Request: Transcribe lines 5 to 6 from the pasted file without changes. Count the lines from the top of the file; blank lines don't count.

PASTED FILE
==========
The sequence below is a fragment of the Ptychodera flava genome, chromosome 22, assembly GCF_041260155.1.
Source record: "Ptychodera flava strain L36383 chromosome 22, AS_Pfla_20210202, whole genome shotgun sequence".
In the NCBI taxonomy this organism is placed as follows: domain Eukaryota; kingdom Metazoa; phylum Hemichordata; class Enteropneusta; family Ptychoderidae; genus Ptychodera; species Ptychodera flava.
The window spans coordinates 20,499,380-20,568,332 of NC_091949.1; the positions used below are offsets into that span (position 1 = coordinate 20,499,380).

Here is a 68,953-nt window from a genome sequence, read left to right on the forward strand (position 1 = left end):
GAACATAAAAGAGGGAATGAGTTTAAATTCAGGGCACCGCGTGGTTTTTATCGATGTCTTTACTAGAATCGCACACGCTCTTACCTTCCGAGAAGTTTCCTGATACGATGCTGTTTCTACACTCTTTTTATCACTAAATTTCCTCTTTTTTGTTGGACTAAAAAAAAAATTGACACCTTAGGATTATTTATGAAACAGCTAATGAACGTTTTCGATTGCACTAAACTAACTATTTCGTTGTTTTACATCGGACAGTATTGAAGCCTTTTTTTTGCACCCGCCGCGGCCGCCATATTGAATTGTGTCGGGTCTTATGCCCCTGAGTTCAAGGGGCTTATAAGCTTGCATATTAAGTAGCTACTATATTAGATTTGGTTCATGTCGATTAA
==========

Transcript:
Here is a 68,953-nt window from a genome sequence, read left to right on the forward strand (position 1 = left end):
GAACATAAAAGAGGGAATGAGTTTAAATTCAGGGCACCGCGTGGTTTTTATCGATGTCTTTACTAGAATCGCACACGCTCTTACCTTCCGAGAAGTTTCCTGATACGATGCTGTTTCTACACTCTTTTTATCACTAAATTTCCTCTTTTTTGTTGGACTAAAAAAAAAATTGACACCTTAGGATTATTTATGAAACAGCTAATGAACGTTTTCGATTGCACTAAACTAACTATTTCGTTGTTTTACATCGGACAGTATTGAAGCCTTTTTTTTGCACCCGCCGCGGCCGCCATATTGAATTGTGTCGGGTCTTATGCCCCTGAGTTCAAGGGGCTTATAAGCTTGCATATTAAGTAGCTACTATATTAGATTTGGTTCATGTCGATTAA